It’s been a very long summer of medical appointments and fighting to keep my balance, but at last the tests the different GPs ordered have come to an end, the meds have been tweaked to a point where, while I don’t get any pain relief from the Duloxetene, it is at least holding back enough anxiety and depression that I can unclench my fingers from the safety rails, as it were. The new therapist works very differently to Sharon, but in a useful way, and I feel I have some space to take risks again.

Mast 2009


I have been working with Nick, the therapist, on what I call the ‘collateral damage’ of Andy’s death, that I lost him, but also painting, my allotment and garden and then my health. Breaking my collarbone and some ribs when I tried to save him had some very expensive consequences, painting had been the mainstay of my life for 10 years, had pulled me out of the depths of PTSD and agoraphobia, had made me brave. Losing that calling was very hard, I felt I wasn’t painting at the previous level, and my collarbone dislocating every time I painted was awful, as the physical pain took me straight back to the first days of being bereaved. Todd, the chiropractor also warned me that the more the collarbone came out, the more it would, and that really I should stop. As he has bought two of my 4′ x 3′ paintings, I knew he wasn’t saying this lightly.  It’s very difficult describing the feeling of being robbed of a skill, particularly when it wasn’t just a skill, it was my hope for the future before I met Andy, and very intertwangled with my connection to Andy [we met because I went into the Heathcote Arts Gallery on the last day of his exhibition to measure up for my exhibition, talked for a couple of hours and then I gave him my number.] I used to joke that I flossed my teeth because I was a painter, that’s how central it had been, and I had to struggle to have enough energy for painting when Andy was alive and for coping with the stress levels of living in Hucknall, coping with my step son’s drug addiction issues, coping with Andy’s bi-polar, while I also had my own PTSD to manage. My paintings went from quite serene near monochromes, exploring beauty and the hand made line or grid, to spirals [Humility and the Beautiful Daughters, 2003, No Such Thing as Empty Space 2003 – in Rog Pattinson’s collection] and eventually to multicolours after Andy died [Death of a Poet 2009, Flagships for the Landlocked 2009 – collection Jill Parkinson – and Flying Colours 2009, one of the very last I painted before my final exhibition of paintings in 2009.]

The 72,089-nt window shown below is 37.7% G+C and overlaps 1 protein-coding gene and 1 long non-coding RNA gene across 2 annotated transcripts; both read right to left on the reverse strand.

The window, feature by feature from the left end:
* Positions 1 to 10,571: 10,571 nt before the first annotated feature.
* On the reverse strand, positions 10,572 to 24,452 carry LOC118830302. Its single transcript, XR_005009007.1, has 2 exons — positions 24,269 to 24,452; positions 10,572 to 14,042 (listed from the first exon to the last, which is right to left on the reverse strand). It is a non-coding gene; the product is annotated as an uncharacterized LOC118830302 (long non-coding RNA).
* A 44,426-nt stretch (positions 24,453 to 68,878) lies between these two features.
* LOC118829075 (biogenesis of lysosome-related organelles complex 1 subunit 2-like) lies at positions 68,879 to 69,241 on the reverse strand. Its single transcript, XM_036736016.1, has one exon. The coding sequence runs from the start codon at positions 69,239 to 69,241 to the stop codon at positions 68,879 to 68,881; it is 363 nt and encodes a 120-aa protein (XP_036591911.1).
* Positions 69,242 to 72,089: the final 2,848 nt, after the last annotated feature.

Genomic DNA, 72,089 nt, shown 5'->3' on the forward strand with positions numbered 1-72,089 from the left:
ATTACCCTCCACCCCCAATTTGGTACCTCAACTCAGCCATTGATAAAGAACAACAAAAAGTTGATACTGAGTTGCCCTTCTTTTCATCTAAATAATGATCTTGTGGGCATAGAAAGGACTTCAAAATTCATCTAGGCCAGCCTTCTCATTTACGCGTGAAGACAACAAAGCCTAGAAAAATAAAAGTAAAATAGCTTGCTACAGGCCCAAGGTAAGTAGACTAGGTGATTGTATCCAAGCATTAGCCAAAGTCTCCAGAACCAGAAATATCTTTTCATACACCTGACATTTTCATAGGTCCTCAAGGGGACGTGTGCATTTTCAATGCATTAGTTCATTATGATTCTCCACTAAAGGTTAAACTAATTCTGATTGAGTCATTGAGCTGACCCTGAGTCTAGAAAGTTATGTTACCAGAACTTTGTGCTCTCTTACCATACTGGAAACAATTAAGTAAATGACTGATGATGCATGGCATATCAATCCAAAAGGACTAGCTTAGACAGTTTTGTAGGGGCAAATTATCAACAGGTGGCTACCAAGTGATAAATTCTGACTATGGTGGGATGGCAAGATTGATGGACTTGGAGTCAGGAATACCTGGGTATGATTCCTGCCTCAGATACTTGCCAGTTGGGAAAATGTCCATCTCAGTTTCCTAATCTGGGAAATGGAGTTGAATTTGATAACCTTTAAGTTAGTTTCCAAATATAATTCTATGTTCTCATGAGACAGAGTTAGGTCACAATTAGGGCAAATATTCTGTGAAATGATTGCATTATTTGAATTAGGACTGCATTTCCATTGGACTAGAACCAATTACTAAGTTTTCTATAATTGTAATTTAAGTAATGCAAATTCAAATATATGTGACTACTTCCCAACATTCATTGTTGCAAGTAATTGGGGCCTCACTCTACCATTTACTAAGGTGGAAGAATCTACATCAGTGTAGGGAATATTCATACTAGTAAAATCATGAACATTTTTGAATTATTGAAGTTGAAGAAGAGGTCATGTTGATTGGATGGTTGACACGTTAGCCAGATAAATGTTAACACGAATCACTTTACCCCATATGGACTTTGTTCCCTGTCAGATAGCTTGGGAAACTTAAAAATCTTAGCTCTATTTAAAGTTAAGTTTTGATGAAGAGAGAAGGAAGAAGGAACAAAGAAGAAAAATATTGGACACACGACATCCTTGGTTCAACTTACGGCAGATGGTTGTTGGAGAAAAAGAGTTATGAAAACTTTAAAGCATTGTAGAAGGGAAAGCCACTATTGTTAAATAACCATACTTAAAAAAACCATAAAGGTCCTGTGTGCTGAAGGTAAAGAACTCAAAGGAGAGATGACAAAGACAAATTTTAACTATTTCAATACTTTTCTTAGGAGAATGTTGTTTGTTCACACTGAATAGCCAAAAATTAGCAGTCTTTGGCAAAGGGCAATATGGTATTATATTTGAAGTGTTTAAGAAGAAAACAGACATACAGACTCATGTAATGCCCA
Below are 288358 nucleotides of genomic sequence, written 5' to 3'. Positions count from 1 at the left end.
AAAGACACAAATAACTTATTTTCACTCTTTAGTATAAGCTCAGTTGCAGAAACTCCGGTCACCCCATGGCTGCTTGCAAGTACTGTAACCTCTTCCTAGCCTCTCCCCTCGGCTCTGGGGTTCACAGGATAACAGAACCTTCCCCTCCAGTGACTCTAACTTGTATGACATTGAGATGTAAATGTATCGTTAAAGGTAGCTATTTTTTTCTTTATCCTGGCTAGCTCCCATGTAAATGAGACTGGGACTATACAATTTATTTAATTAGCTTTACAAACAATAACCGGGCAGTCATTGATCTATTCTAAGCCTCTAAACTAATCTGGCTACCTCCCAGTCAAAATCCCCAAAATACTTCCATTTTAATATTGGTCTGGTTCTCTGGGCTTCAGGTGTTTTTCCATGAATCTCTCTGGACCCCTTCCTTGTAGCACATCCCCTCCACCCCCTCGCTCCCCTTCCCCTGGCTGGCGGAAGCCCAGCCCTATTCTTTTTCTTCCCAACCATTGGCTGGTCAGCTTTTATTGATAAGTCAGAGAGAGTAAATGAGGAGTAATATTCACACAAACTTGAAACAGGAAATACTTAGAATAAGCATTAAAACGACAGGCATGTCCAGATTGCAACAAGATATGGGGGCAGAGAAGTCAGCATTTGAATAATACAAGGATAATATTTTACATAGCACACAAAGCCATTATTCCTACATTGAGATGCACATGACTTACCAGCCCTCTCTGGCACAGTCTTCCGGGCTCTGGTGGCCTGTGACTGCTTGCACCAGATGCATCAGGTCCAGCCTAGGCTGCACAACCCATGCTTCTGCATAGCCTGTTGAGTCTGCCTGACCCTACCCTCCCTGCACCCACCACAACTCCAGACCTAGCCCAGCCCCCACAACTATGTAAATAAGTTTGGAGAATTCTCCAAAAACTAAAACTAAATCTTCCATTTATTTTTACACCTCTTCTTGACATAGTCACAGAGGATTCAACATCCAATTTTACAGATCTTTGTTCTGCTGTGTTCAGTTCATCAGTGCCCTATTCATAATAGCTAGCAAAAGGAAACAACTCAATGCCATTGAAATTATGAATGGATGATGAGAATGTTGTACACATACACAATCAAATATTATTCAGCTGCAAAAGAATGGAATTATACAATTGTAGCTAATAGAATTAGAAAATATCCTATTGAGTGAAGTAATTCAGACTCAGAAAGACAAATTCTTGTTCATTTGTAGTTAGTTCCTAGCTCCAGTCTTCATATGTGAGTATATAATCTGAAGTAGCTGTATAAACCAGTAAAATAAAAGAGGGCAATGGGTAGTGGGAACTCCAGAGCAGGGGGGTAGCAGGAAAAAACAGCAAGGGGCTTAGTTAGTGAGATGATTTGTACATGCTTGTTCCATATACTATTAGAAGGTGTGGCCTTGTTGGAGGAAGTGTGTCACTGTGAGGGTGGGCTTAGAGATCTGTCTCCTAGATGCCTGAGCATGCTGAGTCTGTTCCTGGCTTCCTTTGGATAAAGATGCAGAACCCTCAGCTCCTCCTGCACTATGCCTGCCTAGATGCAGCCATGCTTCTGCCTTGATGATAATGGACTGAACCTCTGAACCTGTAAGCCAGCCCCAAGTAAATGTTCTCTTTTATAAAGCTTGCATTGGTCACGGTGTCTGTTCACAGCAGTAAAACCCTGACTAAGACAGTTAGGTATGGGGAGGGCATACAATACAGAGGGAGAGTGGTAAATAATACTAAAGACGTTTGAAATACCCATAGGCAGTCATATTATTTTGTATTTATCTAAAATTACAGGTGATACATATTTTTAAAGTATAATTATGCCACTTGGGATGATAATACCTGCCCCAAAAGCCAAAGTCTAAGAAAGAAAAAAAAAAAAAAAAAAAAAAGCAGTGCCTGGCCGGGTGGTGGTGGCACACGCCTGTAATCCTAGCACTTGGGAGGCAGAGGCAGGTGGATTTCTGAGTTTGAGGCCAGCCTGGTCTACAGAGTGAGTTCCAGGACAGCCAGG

Flying Colours:


I was very surprised no one bought Flying Colours, it’s very enjoyable and accessible compared to Cherish the Beloved [a 4′ x 3′ red oblong with one payne’s grey line vertically bisecting it by a third, with a very fine translucent grid overlay in cadmium orange, think ‘Fire Walk With Me’!] but there you go…

Anyway, while I immersed myself in the Advanced City and Guilds Machine Embroidery course, which gave me a great structure while I coped with bereavement, losing the allotment and painting, and then developing fibromyalgia, I didn’t miss painting too much, but as I built up my fibre and textile skills to a point where now I feel I am working at the same conceptual level as I was in the process paintings, I still just really miss messing around with paint… About 18 months ago I started trying to paint by other means, art quilting ideas, collage stitching [which I had managed quite easily on the course, but seemed much harder now] brusho on collage and prepared surfaces, and then finally acrylic paints in spray bottles on lace and net curtain. I discovered while making art journals that painting patterned net curtains is good fun!